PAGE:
14 January 2021 will be the General Election in Uganda. Yoweri Museveni, Uganda’s current president, has held power for 35 years since 1986 and does not seem inclined to lose the vote this year. Global rights organisations have called for a free and fair democratic process for the election however the East-African nation’s “deteriorating” human rights record has come under intense scrutiny after an escalation of violence throughout the electioneering period.
Museveni’s party, the National Resistance Movement (NRM), has maintained a strong majority for the bulk of his tenure in office while monopolising Uganda’s parliament. The NRM has twice changed the constitution to allow Museveni to run, initially removing the two-term limit in 2005 and then abolishing the age limit of 75 in 2017.
Museveni is opposed by 11 candidates in total, with reggae singer and opposition leader Bobi Wine considered the frontrunner. However they face odds stacked against them as the election process has the same lack of scrutiny and oversight which has remained a constant throughout Museveni’s presidency,
The lead-up to the elections has been marred by violence, with a wave of human rights abuses documented as the polls approach. Killings, beatings, and violent dispersal of opposition supporters characterised the period following the start of electoral campaigns on 9 November 2020.
At least 54 people were killed during protests between 18 and 19 November, following the arrest of opposition presidential candidate, Bobi Wine. Amnesty International’s Regional Director for East and Southern Africa, Deprose Muchena described these killings as a “warning call to the world that worse may be yet to come”, going on to state that:
“it is imperative that the Ugandan authorities reverse the persistent use of excessive force by the security forces, arbitrary arrests and detention and attacks on journalists.”
Concerns have also been voiced with regard to the imposition of discriminatory Covid-19 restrictions, with many fearing that they may be used to inhibit political participation. Ugandan authorities have repeatedly blocked political opposition from holding campaign events, saying that they contravene curbs on gatherings to stop the spread of COVID-19.
These restrictions are not employed in the same “strict manner” for campaign activities conducted by the ruling party, according to OHCHR Spokesperson Ravina Shamdasani, who said that:
“we have increasingly observed that the COVID-19 restrictions have been enforced more strictly to curtail opposition electoral campaign activities in a discriminatory fashion.
The use of violence to attain legislative power can not be tolerated. Ugandan authorities must ensure the participation of the electorate is not hindered and that they respect democratic procedure, regardless of the result.
Ugandan authorities have blocked access to social media and messaging apps as election-day closes in. A letter, sent to all telecoms firms and communication regulators, ordered the shutdown; an ordinance previously imposed in the Ugandan elections of 2016.
The removal of social media access, just days before the opening of polls, is likely to disproportionately affect opposition frontrunner Bobi Wine, who draws the majority of his support from Uganda’s young population.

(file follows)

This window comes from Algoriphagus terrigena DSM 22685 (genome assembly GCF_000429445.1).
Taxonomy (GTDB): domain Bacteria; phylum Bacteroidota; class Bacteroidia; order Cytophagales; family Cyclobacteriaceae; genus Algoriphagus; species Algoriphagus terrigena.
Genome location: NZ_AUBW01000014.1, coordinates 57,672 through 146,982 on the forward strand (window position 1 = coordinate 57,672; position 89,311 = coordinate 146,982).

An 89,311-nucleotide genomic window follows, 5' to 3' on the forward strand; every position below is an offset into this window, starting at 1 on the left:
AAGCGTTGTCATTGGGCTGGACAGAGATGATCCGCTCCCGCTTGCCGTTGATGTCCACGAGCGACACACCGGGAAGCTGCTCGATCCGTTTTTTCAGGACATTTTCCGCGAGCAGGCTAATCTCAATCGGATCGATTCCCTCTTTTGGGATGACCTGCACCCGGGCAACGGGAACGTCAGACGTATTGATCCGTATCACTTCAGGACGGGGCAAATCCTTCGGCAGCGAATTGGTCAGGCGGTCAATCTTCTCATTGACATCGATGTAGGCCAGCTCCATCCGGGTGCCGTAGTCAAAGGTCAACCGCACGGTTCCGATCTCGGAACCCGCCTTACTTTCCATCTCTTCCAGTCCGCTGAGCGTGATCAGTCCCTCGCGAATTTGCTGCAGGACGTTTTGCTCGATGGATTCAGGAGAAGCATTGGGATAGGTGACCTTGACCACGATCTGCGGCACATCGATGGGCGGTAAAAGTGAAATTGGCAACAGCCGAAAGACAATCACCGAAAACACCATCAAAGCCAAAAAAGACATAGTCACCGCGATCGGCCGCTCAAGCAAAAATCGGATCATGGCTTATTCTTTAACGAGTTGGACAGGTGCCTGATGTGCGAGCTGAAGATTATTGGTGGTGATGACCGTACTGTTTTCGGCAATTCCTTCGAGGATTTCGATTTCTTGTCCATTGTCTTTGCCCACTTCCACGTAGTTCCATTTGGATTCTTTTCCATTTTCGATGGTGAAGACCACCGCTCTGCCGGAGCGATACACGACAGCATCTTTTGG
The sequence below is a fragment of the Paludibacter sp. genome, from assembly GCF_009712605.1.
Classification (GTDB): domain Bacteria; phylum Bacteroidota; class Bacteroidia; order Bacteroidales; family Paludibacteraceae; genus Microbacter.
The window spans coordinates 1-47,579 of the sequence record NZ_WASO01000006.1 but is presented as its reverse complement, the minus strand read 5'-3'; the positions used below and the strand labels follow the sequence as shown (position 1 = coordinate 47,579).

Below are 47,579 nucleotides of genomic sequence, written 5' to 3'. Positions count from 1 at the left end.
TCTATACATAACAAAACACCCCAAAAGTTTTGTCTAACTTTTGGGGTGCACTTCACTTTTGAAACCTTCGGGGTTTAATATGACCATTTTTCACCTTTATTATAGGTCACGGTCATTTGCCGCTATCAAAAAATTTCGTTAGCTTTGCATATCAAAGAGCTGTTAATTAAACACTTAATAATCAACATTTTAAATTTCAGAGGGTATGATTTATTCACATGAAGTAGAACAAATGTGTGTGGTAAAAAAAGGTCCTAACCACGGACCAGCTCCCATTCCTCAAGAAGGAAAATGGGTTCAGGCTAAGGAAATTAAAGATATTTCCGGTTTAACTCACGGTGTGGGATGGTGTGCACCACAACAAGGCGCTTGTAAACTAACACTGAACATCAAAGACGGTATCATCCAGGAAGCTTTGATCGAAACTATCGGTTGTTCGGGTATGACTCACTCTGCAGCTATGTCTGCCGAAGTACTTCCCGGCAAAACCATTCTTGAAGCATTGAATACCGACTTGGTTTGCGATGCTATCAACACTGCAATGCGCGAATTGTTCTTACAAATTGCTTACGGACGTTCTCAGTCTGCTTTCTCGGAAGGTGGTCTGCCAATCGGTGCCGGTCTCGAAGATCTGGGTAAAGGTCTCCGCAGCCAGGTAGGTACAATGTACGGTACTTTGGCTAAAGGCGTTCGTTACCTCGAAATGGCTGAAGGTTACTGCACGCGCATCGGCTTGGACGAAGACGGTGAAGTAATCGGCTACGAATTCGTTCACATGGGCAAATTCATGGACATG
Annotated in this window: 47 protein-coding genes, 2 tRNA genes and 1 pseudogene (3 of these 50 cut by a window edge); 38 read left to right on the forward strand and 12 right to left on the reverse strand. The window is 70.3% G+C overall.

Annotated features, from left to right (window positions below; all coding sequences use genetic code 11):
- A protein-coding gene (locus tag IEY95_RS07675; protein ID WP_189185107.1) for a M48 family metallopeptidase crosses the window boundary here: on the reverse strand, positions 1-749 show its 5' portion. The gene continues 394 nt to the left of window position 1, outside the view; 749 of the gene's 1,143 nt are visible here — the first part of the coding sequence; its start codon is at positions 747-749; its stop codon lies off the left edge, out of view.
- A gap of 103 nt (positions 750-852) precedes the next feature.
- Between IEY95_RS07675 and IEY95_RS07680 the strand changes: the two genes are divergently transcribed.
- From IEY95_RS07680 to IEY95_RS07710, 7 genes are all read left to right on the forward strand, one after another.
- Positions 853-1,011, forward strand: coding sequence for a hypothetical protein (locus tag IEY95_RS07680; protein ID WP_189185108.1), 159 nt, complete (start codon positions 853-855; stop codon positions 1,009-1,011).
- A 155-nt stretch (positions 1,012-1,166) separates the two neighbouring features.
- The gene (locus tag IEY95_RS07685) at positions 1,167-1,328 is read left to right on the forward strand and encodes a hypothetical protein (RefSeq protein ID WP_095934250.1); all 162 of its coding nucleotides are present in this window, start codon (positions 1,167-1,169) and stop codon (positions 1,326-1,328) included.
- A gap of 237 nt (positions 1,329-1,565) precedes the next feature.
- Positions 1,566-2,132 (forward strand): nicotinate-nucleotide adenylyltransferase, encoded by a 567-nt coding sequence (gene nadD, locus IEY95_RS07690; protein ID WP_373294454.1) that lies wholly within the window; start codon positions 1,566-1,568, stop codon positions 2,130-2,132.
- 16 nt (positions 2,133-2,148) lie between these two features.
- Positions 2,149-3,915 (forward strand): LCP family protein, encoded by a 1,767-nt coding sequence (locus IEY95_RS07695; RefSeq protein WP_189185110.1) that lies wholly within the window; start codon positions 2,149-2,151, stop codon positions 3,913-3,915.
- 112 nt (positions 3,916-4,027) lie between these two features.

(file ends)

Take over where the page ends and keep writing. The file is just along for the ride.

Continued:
The ability of the electorate to document potential violence, intimidation and fraud at the polls will also be hindered, further suggesting that free and fair democratic procedure will not be respected by the Ugandan government.
Many have speculated that these measures are a response to the closure of Facebook accounts linked to the Ugandan government, used to impersonate users and boost the popularity of posts. In a statement, Facebook said that Ugandan authorities:
“used fake and duplicate accounts to manage pages, comment on other people’s content, impersonate users, re-share posts in groups to make them appear more popular than they were”
Incumbent Ugandan President, Yoweri Museveni, has won a 6th elected term and extended his rule into four decades; receiving 58.64% of the vote, according to official results.
The outcome of the election is heavily disputed, with Bobi Wine’s National Unity Party vowing to challenge the election results, stating that:
“We have evidence of ballot stuffing and other forms of election malpractice and after putting it together we are going to take all measures that the law permits to challenge this fraud.”
The allegations of fraud are not without merit, however, with the EU, United Nations and several rights groups raising concerns.
The US cancelled its diplomatic observation of the elections, stating that the Ugandan Electoral commission’s decision to deny more than 75 percent of the U.S. election observer accreditations requested meant that they could not “meaningfully observe” the electoral process. The US state department went on to state that the vote took place amidst “an environment of intimidation and fear”.
The validity of the results was also questioned by Africa Elections Watch, with their 3,000 election observers finding that the polls did not:
“meet the threshold of a democratic, free, fair, transparent and credible electoral process”.
Since Museveni’s re-election, Bobi Wine has been placed under house arrest, a clear attempt by Ugandan authorities to restrict the voices of political opposition. With his situation becoming increasingly dire, Wine released this tweet, documenting the alarming number of military personnel congregating outside his home:
It’s now four days since the military surrounded our home and placed my wife and I under house arrest. We have run out of food supplies and when my wife tried to pick food from the garden yesterday, she was blocked and assaulted by the soldiers staged in our compound. (ADMIN) pic.twitter.com/MLEtSbyCcW
— BOBI WINE (@HEBobiwine) January 17, 2021